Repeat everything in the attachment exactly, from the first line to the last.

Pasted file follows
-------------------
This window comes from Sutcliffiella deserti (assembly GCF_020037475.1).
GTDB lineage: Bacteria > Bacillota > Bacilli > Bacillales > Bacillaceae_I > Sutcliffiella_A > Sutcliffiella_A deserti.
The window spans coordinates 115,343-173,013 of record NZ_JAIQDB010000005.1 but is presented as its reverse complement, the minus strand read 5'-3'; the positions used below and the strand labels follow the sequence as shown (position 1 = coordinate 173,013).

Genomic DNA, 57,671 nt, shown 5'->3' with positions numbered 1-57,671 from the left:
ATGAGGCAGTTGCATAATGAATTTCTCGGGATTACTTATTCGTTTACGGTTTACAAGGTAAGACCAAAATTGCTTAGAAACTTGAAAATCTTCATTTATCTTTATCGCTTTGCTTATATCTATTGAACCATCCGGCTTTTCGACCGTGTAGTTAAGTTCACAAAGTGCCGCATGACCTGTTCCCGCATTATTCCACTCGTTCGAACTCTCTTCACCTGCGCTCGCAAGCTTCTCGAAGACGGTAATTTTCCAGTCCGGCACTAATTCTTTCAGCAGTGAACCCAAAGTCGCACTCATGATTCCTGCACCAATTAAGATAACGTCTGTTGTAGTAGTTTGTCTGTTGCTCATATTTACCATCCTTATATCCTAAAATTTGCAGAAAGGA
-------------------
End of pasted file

This window comes from Sutcliffiella deserti (assembly GCF_020037475.1).
GTDB lineage: Bacteria > Bacillota > Bacilli > Bacillales > Bacillaceae_I > Sutcliffiella_A > Sutcliffiella_A deserti.
The window spans coordinates 115,343-173,013 of record NZ_JAIQDB010000005.1 but is presented as its reverse complement, the minus strand read 5'-3'; the positions used below and the strand labels follow the sequence as shown (position 1 = coordinate 173,013).

Genomic DNA, 57,671 nt, shown 5'->3' with positions numbered 1-57,671 from the left:
ATGAGGCAGTTGCATAATGAATTTCTCGGGATTACTTATTCGTTTACGGTTTACAAGGTAAGACCAAAATTGCTTAGAAACTTGAAAATCTTCATTTATCTTTATCGCTTTGCTTATATCTATTGAACCATCCGGCTTTTCGACCGTGTAGTTAAGTTCACAAAGTGCCGCATGACCTGTTCCCGCATTATTCCACTCGTTCGAACTCTCTTCACCTGCGCTCGCAAGCTTCTCGAAGACGGTAATTTTCCAGTCCGGCACTAATTCTTTCAGCAGTGAACCCAAAGTCGCACTCATGATTCCTGCACCAATTAAGATAACGTCTGTTGTAGTAGTTTGTCTGTTGCTCATATTTACCATCCTTATATCCTAAAATTTGCAGAAAGGA